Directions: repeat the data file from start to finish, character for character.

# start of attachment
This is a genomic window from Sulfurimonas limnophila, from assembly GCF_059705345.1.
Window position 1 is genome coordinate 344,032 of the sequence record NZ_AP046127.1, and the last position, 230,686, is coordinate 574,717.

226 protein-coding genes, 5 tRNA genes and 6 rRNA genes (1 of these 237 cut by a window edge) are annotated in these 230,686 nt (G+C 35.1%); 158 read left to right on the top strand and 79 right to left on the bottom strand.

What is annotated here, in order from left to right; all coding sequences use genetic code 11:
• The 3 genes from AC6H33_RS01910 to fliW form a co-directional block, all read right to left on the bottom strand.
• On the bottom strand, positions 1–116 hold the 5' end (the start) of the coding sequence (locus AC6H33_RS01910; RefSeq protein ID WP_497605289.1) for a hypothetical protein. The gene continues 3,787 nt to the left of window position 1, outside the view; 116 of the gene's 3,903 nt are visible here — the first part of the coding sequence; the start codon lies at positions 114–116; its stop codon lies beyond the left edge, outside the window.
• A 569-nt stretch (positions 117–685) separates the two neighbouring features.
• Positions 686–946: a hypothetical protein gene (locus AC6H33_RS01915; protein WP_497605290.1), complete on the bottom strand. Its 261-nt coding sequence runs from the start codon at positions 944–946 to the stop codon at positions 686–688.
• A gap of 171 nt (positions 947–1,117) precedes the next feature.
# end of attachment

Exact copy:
This is a genomic window from Sulfurimonas limnophila, from assembly GCF_059705345.1.
Window position 1 is genome coordinate 344,032 of the sequence record NZ_AP046127.1, and the last position, 230,686, is coordinate 574,717.

226 protein-coding genes, 5 tRNA genes and 6 rRNA genes (1 of these 237 cut by a window edge) are annotated in these 230,686 nt (G+C 35.1%); 158 read left to right on the top strand and 79 right to left on the bottom strand.

What is annotated here, in order from left to right; all coding sequences use genetic code 11:
• The 3 genes from AC6H33_RS01910 to fliW form a co-directional block, all read right to left on the bottom strand.
• On the bottom strand, positions 1–116 hold the 5' end (the start) of the coding sequence (locus AC6H33_RS01910; RefSeq protein ID WP_497605289.1) for a hypothetical protein. The gene continues 3,787 nt to the left of window position 1, outside the view; 116 of the gene's 3,903 nt are visible here — the first part of the coding sequence; the start codon lies at positions 114–116; its stop codon lies beyond the left edge, outside the window.
• A 569-nt stretch (positions 117–685) separates the two neighbouring features.
• Positions 686–946: a hypothetical protein gene (locus AC6H33_RS01915; protein WP_497605290.1), complete on the bottom strand. Its 261-nt coding sequence runs from the start codon at positions 944–946 to the stop codon at positions 686–688.
• A gap of 171 nt (positions 947–1,117) precedes the next feature.